• Offered by Research School of Computer Science
  • ANU College ANU College of Engineering and Computer Science
  • Classification Transitional
  • Course subject Computer Science
  • Areas of interest Information Technology
  • Academic career PGRD
  • Course convener
    • Dr Benjamin Swift
  • Mode of delivery In Person
  • Co-taught Course
  • Offered in First Semester 2017
    See Future Offerings

This course lays the foundations for the understanding of CPU architectures, networking and operating systems. Additionally, it introduces topics which cut across many computer systems, such as cross-layer communication and basic concurrency (as well as basic ideas of virtualization and efficiency through proximity).

CPU architectures are discussed from first principles (digital logic) and are expanded into current day designs. This also involves assembler level programming to connect hardware circuits to the world of software. Representations of data types and high-level code at the machine level will be made clear by keeping the relations between high-level and machine-level code throughout the course. It will also look at how concurrent software constructs can or cannot be translated into parallel hardware operations. This course will cover a wide range of topics such as digital logic: transistors, gates, and combinatorial circuits; clocks; registers and register banks; arithmetic-logic units; data representation: big-endian and littleendian integers; ones and twos complement arithmetic; signed and unsigned values; Von-Neumann architecture and bottleneck; instruction sets; RISC and CISC designs; instruction pipelines and stalls; rearranging code; memory and address spaces; physical and virtual memory; interleaving; page tables; memory caches; bus architecture; polling and interrupts; DMA; device programming; assembly language; optimizations; concurrency and parallelism; and data pipelining.

Knowledge of the principles of networking and operating systems (as well as their relation to computer hardware) are essential for every computer scientist and this course will provide those foundations. The relation of assembler level building blocks (macros) to constructs in direct compiled language is demonstrated throughout the course.

While this course provides the above foundations (which stand on their own), it also prepares students for the follow-up course COMP6310 Systems, Networks and Concurrency, which rounds off the knowledge about concurrency in current computer systems of any scale, as well as expands the knowledge in networking and operating systems.

Learning Outcomes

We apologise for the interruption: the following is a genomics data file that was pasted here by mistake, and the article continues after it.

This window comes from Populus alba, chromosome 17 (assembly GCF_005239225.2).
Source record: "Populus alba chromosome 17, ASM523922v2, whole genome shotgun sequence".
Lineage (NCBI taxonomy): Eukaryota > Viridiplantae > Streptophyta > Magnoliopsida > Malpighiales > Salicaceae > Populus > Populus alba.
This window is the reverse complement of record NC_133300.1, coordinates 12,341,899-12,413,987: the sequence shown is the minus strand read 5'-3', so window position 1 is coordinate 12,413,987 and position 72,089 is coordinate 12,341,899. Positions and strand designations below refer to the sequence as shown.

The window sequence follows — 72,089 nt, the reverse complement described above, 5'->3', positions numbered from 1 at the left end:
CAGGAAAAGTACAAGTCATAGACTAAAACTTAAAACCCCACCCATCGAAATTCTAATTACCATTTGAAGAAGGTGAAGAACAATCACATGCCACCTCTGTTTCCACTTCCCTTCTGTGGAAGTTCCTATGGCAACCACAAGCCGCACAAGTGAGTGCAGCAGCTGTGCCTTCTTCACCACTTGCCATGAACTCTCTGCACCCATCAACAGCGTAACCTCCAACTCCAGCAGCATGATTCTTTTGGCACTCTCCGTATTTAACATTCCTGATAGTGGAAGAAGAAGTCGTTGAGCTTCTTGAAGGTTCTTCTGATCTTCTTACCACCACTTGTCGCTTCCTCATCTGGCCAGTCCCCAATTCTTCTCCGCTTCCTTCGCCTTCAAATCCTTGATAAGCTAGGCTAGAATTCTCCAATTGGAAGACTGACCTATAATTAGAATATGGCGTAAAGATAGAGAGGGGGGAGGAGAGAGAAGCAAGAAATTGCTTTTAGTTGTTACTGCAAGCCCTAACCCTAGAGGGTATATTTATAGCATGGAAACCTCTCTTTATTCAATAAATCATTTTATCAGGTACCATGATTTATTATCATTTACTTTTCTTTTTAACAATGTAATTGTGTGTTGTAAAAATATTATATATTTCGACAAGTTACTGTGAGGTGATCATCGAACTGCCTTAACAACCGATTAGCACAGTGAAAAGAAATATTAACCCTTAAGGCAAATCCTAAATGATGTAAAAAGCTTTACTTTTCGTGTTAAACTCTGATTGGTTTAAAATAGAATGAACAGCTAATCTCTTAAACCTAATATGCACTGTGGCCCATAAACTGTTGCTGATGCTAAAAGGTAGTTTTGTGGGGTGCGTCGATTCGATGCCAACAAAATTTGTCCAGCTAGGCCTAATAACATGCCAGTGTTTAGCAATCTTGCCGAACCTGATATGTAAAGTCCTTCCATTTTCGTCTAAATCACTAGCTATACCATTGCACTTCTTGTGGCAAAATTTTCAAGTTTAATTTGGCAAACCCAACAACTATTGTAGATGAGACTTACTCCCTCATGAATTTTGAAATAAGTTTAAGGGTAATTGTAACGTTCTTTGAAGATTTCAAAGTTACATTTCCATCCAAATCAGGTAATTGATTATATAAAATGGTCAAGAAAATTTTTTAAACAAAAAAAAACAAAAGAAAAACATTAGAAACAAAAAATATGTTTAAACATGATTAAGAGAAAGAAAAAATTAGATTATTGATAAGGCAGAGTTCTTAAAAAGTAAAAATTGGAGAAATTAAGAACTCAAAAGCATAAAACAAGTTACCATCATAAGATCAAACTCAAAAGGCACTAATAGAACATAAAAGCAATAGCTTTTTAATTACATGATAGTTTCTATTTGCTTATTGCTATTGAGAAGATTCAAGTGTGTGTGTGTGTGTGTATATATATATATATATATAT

Upon successful completion, students will have the knowledge and skills to:

Upon completion of this course the student will be able to do the following:

  1. Describe the layers of architectures in modern computer systems from hardware device levels upwards.
  2. Describe the major components of a modern computer.
  3. Explain how the major components of a CPU work together, including how data is represented on a computer.
  4. Explain the basics of computer memories, and their abstractions on modern computer systems. 
  5. Design, implement and analyse programs at the machine code and assembly language levels, using a relatively simple computer, including the use of virtual I/O and traps
  6. Construct small programs in the C programming language, and analyse their behavior.
  7. Describe the relationship between high-level procedural languages and assembly/machine language in the conventional machine layer, including how a compiled program is executed on a modern computer
  8. Posess a skills and knowledge base upon which compiler, network and operating systems implementation studies can be built.

Indicative Assessment

Assignments (40%); Examinations (60%)

The ANU uses Turnitin to enhance student citation and referencing techniques, and to assess assignment submissions as a component of the University's approach to managing Academic Integrity. While the use of Turnitin is not mandatory, the ANU highly recommends Turnitin is used by both teaching staff and students. For additional information regarding Turnitin please visit the ANU Online website.

Workload

Thirty one-hour lectures and nine two-hour laboratory sessions

Requisite and Incompatibility

To enrol in this course you must be studying a Master of Computing or completed or currently studying COMP6700.

Fees

Tuition fees are for the academic year indicated at the top of the page.  

If you are a domestic graduate coursework or international student you will be required to pay tuition fees. Tuition fees are indexed annually. Further information for domestic and international students about tuition and other fees can be found at Fees.

Student Contribution Band:
2
Unit value:
6 units

If you are an undergraduate student and have been offered a Commonwealth supported place, your fees are set by the Australian Government for each course. At ANU 1 EFTSL is 48 units (normally 8 x 6-unit courses). You can find your student contribution amount for each course at Fees.  Where there is a unit range displayed for this course, not all unit options below may be available.

Units EFTSL
6.00 0.12500
Domestic fee paying students
Year Fee
2017 $3660
International fee paying students
Year Fee
2017 $4878
Note: Please note that fee information is for current year only.

Offerings, Dates and Class Summary Links

The list of offerings for future years is indicative only.
Class summaries, if available, can be accessed by clicking on the View link for the relevant class number.

First Semester

Class number Class start date Last day to enrol Census date Class end date Mode Of Delivery Class Summary
2758 20 Feb 2017 27 Feb 2017 31 Mar 2017 26 May 2017 In Person N/A

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